This is the third in a series of posts about the New Faces of the Law Firm Competitive Landscape
While there is no evidence to suggest that bigger is better, that hasn’t stopped a new breed of Mega Global Firms from emerging onto the legal landscape.
Mega Global Firms are easy to spot: Just follow the attorneys. Mega Global firms have the most lawyers and the widest global footprint. Interestingly, there are only nine AmLaw 100 firms that meet the “global” requirement (Global is defined by distribution of attorneys across the globe rather than number of offices). Of those, only three fall into the truly “mega” category: DLA Piper and Baker & McKenzie – each with 4000-plus attorneys – and Norton Rose, which trails closely behind with 3,800 attorneys.
If you don’t think three firms is enough to make a class, let’s wait five minutes and check to see who has joined the group. The pace of acquisition raises the potential for additional Mega Global firms to evolve. Among the remaining global firms, all but one have 1,000 or more attorneys. Merger discussions with SNR Dentons and McKenna Long, would cleary establish the 1,000-plus attorney firm as a Mega Global. Talks of an Orrick-Pillsbury combination would make these two national firms Mega Global contenders as well. (Although as of this writing, there are serious doubts about the viability of either merger).
There is no question that globalization makes sense in that it provides firms a competitive advantage with multi-national companies with broad global footprints. After all, mega company begets mega firm. But the trickle-down effect these firms have on small and mid-sized players could be potentially devastating over the long-term.
With the Ultra-Profitable firms capturing the highest value work (see previous posts here and here), Mega Globals will continue to expand into new markets. While large company work may be there bread and butter, don’t be sure they won’t move downstream if demand continues to remain slow.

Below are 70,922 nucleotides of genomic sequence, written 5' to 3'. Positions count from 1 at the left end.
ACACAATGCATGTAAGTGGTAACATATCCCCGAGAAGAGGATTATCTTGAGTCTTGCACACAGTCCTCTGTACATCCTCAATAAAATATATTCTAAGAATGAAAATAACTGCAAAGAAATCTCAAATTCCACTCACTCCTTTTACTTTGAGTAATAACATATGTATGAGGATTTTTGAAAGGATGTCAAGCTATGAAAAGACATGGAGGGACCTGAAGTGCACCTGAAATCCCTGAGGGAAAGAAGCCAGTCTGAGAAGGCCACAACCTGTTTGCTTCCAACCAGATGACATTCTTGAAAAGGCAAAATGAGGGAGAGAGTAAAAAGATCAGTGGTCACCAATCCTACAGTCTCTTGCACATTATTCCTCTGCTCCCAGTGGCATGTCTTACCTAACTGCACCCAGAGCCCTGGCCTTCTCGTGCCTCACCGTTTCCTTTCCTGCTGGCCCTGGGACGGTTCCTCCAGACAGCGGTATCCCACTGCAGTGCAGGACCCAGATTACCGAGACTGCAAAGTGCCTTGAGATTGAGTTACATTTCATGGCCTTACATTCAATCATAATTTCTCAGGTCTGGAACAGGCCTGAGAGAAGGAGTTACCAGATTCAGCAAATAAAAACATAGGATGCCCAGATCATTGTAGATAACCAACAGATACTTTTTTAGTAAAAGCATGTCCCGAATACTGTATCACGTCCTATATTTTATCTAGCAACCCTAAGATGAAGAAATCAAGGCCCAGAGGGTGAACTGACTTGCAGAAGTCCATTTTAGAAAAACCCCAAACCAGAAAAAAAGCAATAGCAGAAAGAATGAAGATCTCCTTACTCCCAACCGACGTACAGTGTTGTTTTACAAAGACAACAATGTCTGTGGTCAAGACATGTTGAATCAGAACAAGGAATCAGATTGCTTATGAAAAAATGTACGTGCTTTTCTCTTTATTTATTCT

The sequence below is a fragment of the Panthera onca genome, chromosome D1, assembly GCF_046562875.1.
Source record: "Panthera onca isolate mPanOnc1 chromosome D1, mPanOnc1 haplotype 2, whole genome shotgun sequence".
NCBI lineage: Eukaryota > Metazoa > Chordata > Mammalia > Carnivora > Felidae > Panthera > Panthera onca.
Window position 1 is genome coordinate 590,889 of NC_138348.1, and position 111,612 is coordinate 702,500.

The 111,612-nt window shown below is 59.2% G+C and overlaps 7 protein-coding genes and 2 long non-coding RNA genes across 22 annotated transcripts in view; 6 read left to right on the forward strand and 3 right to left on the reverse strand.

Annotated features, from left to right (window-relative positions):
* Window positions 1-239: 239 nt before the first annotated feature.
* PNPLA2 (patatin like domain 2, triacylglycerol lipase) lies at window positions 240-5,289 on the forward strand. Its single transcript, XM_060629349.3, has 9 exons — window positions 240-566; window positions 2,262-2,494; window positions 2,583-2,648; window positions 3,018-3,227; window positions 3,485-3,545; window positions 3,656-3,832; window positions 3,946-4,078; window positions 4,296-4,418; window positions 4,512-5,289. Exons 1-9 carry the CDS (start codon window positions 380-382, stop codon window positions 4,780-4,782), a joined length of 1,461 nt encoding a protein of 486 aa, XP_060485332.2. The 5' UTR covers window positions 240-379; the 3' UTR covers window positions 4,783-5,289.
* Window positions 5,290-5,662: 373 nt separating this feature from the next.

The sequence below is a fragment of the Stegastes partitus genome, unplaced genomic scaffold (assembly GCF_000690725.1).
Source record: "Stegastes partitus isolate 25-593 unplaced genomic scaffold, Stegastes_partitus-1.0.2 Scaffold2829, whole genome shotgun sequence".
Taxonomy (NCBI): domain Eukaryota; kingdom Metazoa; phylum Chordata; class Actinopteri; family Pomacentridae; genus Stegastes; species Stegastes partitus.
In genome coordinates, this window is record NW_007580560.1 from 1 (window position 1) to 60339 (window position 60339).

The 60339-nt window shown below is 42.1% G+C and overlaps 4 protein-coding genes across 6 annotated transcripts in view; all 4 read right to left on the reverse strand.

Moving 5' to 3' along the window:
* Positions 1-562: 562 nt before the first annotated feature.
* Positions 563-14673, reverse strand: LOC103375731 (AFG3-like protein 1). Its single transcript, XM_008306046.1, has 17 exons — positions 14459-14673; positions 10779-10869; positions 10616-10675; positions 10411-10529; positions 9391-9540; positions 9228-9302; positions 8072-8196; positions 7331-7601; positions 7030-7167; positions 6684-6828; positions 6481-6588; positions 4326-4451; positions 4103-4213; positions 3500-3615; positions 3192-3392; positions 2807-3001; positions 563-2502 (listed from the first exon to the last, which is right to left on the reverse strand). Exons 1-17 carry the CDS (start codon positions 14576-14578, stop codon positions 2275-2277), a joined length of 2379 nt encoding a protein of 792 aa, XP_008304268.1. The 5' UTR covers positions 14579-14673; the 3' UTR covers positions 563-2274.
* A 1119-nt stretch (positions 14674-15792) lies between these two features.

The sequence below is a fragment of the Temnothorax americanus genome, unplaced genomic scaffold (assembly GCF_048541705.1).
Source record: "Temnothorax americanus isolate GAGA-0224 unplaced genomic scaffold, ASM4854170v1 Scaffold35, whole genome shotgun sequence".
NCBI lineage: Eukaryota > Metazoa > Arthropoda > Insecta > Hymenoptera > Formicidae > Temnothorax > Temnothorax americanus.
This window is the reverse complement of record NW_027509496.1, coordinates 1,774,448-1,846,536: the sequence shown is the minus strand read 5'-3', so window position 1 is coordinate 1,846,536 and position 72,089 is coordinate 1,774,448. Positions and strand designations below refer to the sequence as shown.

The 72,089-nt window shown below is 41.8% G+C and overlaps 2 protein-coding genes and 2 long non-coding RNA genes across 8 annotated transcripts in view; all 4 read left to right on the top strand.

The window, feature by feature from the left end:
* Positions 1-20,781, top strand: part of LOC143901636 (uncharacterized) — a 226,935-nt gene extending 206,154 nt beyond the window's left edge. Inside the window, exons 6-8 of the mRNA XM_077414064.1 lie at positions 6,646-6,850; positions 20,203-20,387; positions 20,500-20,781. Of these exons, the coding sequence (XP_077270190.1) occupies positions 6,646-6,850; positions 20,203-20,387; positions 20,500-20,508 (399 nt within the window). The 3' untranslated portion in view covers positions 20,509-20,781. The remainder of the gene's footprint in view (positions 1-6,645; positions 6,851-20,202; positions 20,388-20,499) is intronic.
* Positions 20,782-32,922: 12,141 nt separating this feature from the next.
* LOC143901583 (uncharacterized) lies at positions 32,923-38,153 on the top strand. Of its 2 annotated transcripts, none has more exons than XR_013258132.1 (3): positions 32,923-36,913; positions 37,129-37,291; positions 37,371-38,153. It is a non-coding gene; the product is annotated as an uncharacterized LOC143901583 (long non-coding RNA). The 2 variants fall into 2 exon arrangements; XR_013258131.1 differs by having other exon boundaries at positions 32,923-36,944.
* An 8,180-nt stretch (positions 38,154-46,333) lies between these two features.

In doing so, Mega Globals will be positioned to poach talent in key markets where they want to grow. If the talent doesn’t come with them, they may also leverage their economies of scale to undercut smaller players and ensure control of the market.
So if the legal market evolves over the next 10 years to a handful of Ultra-Profitable firms and a handful of Mega Firms, where does that leave everyone else?
Clearly many will scramble for the last chair before the music stops playing.
But there is plenty of room for firms that define success beyond partners per profit and headcount, but it will require change. To survive among the new faces of the legal industry law firms will have to rethink the way they deliver legal services and how they differentiate from others in the market. They need to look at their market focus, the way they deliver legal services and identify insight they can provide clients that will help them run their businesses better.
Where will your firm land?